How are the heights measured?
All tree, and nothin' but the tree! We measure from the top of the soil to the top of the tree; the height of the container or the root system is never included in our measurements.
What is a gallon container?
Nursery containers come in a variety of different sizes, and old-school nursery slang has stuck. While the industry-standard terminology is to call the sizes "Gallon Containers", that doesn't exactly translate to the traditional liquid "gallon" size we think of. You'll find we carry young 1-gallons, up to more mature 7-gallons ranging anywhere from 6 inches to 6ft.
How does the delivery process work?
All of our orders ship via FedEx Ground! Once your order is placed online, our magic elves get right to work picking, staging, boxing and shipping your trees. Orders typically ship out within 2 business days. You will receive email notifications along the way on the progress of your order, as well as tracking information to track your plants all the way to their new home!
Why are some states excluded from shipping?
The short & sweet answer is: "United States Department of Agriculture Restrictions." Every state has their own unique USDA restrictions on which plants they allow to come into their state. While we wish we could serve everyone, it's for the safety of native species and helps prevent the spread of invasive disease & pests. We've gotta protect good ole' Mother Nature, after all.
The Ostrich Fern, or Shuttlecock Fern, is a wonderful addition to the shady parts of your garden, bringing a lush look to empty places and perfect by water and in woodland gardens. Perfect complement to shade garden shrubs like azaleas, rhododendrons and camellias. Growing about 4 feet tall, and sometimes up to 6 feet, the bold, bright green fronds rise up in an open circle, forming a dense clump in time. Spreading slowly, but not invasive, this beautiful native plant makes everywhere look rich and full, even where nothing else will grow. In summer shorter brown ‘seed’ or fertile fronds grow like clenched hands in the center of the plant, and if these are left they make a handsome winter decoration.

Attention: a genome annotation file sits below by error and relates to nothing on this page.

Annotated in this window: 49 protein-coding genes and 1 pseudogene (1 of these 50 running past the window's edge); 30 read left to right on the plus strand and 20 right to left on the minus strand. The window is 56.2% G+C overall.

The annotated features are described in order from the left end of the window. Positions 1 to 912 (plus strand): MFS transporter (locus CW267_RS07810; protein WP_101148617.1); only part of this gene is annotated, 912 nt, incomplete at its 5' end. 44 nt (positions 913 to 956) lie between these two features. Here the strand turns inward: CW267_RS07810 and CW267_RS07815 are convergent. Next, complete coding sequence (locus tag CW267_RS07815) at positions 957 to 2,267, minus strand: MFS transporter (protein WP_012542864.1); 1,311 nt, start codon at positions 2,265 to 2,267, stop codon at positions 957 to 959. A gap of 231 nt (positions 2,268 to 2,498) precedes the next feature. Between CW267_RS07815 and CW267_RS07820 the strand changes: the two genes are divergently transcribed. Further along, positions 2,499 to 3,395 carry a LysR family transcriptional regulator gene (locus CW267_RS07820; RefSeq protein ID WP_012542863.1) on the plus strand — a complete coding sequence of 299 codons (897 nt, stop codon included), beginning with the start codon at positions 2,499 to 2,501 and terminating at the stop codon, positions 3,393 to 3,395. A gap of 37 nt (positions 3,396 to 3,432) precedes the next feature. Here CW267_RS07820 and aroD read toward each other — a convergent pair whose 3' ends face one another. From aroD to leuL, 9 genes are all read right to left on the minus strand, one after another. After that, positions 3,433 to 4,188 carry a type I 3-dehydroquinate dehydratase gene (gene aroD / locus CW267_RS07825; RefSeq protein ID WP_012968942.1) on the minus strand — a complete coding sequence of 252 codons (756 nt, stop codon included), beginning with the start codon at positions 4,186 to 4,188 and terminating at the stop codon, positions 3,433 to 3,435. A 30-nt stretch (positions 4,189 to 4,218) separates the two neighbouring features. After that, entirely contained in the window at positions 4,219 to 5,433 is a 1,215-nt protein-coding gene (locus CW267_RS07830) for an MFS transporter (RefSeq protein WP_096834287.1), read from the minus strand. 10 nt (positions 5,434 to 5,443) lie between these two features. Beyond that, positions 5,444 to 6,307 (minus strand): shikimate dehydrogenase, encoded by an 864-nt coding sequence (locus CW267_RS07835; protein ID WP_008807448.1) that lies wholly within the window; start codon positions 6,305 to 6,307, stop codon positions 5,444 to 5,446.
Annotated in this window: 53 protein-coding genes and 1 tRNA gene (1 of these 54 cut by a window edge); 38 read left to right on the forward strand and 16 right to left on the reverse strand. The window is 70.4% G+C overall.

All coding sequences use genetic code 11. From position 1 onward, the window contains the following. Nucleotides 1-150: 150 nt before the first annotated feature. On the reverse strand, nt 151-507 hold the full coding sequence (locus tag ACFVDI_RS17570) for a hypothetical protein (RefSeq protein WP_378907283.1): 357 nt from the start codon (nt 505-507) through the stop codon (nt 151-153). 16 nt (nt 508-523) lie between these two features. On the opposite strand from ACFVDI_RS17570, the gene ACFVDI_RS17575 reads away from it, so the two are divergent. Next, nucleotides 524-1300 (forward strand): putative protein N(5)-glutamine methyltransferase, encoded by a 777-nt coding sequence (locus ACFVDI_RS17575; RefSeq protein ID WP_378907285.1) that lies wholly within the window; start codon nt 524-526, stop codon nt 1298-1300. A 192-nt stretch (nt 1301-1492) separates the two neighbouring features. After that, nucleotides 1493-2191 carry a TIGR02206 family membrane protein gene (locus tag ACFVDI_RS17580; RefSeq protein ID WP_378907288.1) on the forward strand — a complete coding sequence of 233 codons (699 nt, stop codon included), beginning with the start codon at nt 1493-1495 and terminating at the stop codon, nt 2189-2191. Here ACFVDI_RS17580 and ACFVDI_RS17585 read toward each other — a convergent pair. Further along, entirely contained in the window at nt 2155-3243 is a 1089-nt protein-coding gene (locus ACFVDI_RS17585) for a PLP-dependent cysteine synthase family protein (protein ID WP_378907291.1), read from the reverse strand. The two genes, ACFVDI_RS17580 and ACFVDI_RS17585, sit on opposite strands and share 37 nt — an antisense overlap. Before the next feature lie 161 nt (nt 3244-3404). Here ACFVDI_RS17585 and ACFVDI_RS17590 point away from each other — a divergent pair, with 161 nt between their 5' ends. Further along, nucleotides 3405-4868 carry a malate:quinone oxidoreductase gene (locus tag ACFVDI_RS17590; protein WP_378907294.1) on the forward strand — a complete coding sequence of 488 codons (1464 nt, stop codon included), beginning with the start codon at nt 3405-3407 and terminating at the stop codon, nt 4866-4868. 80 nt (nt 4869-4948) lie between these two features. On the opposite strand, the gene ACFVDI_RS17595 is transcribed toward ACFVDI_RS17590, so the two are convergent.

- Bold clumps or tall green fronds of great beauty
- Winter interest from brown fertile fronds
- Grows easily in damp and shady places
- Perfect by water, in woodlands and with Hosta
- Untroubled by deer and grows in clay and wet ground
Grow the Ostrich Fern in any shady place – in cold zones it will take morning sun easily. Plant beneath trees or beside water in damp to wet soils that are rich and always moist. Water regularly in summer. Cut off green fronds once they yellow, leaving the brown fronds for winter decoration. Deer leave it alone, it doesn’t have pests or diseases, and this native plant is a great addition to any style of garden.
- Mature Width 3-4
- Mature Height 3-6
- Sun Needs Shade
The Ostrich Fern is often seen in older gardens – it has been popular for many, many years. A popular, established plant is almost always one that must be easy to grow, and that is certainly true of the Ostrich Fern, which is a great ‘first try’ at growing ferns if you aren’t already growing them. It is also one of the most handsome ferns, especially in spring, when the uncurling fronds and new growth have an amazing beauty that isn’t equaled by more exotic alternatives. A native plant, it was probably first dug up and brought into gardens, but today we would never do that, of course. If you have wilder parts of your garden, and grow native plants, then this one is an obvious choice for your garden. Even if you don’t have any special feelings about native plants, this is a great ferns, a beautiful one, and one that should be in every garden. Ferns bring unique beauty and completion to the shadier parts of your garden, and they are the perfect solution when your garden begins to have more shade from growing trees, or if you already have a shady garden that has bare areas that would look so much better filled.